Metals and Non-Metals
These are metal and non-metal notes for class 10. We shall learn about the various concepts of metals and non-metals.
Physical Properties of Metals
One of the easiest ways to identify a metal and a non-metal is to compare their features and properties. The properties of metals are as follows :
- Metals usually have a shining surface. It is called metallic lustre.
- All metals except mercury exist as solids at room temperature
- Metals are generally hard, but their hardness varies from one metal to another
- Metals are malleable; that is, they can be beaten into thin sheets
- Metals can also be drawn into wires. This property is called ductility
- Metals are good conductors of heat. They have high melting points. Silver and copper are the best conductors of heat, while lead and mercury are poor conductors. But gallium and caesium are two metals that have very low melting points. Further, Alkali metals, which are lithium, sodium, and potassium, are soft and have low densities and low melting points
- Metals are also good conductors of electricity
- Metals produce basic oxides when dissolved in water
- Metals are sonorous and hence produce a sound when they are stricken
Physical Properties of Non-metals
As per metals and non-metals notes, some examples of non-metals include carbon, oxygen, hydrogen, etc. Non-metals are usually in solid or gaseous form, and an exception to this is bromine which is a non-metal and is present in a liquid state.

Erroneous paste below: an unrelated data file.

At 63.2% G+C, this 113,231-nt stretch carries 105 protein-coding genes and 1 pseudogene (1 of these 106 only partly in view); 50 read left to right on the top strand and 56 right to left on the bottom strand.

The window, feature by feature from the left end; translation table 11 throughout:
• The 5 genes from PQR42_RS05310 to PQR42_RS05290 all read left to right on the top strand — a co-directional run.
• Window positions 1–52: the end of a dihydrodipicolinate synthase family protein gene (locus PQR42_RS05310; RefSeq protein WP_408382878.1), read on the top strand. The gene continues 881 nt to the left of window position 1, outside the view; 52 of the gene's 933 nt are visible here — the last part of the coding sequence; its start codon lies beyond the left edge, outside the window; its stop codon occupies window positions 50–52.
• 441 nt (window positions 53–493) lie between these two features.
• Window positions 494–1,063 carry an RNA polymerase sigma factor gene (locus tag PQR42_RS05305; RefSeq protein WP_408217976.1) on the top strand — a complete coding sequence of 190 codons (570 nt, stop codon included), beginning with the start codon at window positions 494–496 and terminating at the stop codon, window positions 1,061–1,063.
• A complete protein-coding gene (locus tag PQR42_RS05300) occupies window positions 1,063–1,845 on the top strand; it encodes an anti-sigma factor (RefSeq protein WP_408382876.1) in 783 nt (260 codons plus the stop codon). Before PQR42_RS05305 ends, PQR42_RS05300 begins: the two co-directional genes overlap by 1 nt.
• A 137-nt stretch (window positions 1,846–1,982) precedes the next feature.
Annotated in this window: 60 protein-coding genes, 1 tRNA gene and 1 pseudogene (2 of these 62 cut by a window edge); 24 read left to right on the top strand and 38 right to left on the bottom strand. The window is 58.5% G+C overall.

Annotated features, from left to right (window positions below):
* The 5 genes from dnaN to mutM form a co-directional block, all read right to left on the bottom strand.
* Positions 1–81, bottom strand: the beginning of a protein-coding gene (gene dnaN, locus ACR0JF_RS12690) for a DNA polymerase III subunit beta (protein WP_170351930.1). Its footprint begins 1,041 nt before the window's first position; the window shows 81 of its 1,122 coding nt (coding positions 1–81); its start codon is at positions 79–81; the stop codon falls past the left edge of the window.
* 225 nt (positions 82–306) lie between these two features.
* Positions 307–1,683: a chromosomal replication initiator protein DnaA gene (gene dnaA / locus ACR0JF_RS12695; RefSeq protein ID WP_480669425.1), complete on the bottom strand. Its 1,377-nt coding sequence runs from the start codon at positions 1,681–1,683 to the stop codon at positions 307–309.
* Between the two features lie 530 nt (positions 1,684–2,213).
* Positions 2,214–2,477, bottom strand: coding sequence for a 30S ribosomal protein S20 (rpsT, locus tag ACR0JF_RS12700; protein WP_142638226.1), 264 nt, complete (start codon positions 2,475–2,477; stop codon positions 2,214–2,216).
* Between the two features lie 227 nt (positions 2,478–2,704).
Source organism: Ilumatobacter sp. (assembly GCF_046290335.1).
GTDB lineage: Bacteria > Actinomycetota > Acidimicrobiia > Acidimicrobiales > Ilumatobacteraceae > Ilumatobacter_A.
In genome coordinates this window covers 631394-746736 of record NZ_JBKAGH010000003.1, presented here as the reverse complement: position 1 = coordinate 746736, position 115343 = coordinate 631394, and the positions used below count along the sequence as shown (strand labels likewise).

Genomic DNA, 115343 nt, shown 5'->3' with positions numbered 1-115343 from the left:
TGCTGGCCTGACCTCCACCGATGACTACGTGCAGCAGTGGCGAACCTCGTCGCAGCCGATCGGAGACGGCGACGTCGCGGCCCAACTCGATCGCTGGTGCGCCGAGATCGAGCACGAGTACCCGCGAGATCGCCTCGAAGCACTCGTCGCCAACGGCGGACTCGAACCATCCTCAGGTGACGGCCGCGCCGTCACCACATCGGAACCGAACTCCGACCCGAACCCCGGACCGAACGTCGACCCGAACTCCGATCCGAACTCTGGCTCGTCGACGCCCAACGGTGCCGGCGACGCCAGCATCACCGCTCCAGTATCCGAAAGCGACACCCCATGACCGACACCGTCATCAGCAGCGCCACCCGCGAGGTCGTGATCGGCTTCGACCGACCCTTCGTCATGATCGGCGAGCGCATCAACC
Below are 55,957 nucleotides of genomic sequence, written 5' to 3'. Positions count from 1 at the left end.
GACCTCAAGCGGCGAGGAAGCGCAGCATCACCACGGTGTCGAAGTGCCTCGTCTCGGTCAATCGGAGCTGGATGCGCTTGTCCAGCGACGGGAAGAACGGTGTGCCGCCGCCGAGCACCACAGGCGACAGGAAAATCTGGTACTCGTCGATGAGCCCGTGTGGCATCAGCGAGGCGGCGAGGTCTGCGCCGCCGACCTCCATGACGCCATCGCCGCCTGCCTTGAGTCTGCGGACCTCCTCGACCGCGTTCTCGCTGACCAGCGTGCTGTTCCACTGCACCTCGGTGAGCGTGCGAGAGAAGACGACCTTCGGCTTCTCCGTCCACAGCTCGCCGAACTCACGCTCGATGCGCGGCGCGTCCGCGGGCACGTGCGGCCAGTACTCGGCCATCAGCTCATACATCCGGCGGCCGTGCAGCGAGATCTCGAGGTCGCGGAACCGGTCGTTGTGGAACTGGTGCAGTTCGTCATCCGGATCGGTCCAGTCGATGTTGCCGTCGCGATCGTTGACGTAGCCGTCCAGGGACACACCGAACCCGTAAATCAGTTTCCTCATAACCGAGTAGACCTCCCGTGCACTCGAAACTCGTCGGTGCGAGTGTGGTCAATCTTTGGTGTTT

Some properties of certain non-metals are as follows:
- Iodine is the only non-metal which is lustrous
- Carbon exists in various forms, but it is a non-metal. Each form of carbon is called an allotrope of carbon. Some forms of carbon are diamond and graphite.
- Non-metals produce acidic oxides when dissolved in water
Chemical Properties of Metals
When Metals are burnt in the air:
Metals combine with oxygen to form metal oxides, which are usually basic in nature. This happens when they are heated in the air. Some metal oxides, such as aluminium oxide and zinc oxide, are both acidic and basic in nature. They are called amphoteric oxides because they react with both acids as well as basic to produce salts and water. Metal oxides are insoluble in water but some of these, such as sodium oxide and potassium oxide, dissolve in water to form alkalis.